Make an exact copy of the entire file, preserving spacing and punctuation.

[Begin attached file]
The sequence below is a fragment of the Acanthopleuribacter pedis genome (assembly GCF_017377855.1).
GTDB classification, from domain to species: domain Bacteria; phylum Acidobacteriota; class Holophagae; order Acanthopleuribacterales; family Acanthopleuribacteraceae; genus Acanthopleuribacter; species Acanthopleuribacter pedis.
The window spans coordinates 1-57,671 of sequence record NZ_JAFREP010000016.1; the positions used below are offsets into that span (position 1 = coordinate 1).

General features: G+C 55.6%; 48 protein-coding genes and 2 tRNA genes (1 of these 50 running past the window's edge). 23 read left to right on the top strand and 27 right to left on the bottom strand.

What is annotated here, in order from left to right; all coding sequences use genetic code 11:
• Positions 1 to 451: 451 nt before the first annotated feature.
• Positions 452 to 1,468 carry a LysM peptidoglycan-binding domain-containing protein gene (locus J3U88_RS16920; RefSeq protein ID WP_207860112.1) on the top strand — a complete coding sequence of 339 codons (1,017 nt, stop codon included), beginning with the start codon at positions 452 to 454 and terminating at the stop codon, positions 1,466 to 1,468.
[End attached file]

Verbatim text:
The sequence below is a fragment of the Acanthopleuribacter pedis genome (assembly GCF_017377855.1).
GTDB classification, from domain to species: domain Bacteria; phylum Acidobacteriota; class Holophagae; order Acanthopleuribacterales; family Acanthopleuribacteraceae; genus Acanthopleuribacter; species Acanthopleuribacter pedis.
The window spans coordinates 1-57,671 of sequence record NZ_JAFREP010000016.1; the positions used below are offsets into that span (position 1 = coordinate 1).

General features: G+C 55.6%; 48 protein-coding genes and 2 tRNA genes (1 of these 50 running past the window's edge). 23 read left to right on the top strand and 27 right to left on the bottom strand.

What is annotated here, in order from left to right; all coding sequences use genetic code 11:
• Positions 1 to 451: 451 nt before the first annotated feature.
• Positions 452 to 1,468 carry a LysM peptidoglycan-binding domain-containing protein gene (locus J3U88_RS16920; RefSeq protein ID WP_207860112.1) on the top strand — a complete coding sequence of 339 codons (1,017 nt, stop codon included), beginning with the start codon at positions 452 to 454 and terminating at the stop codon, positions 1,466 to 1,468.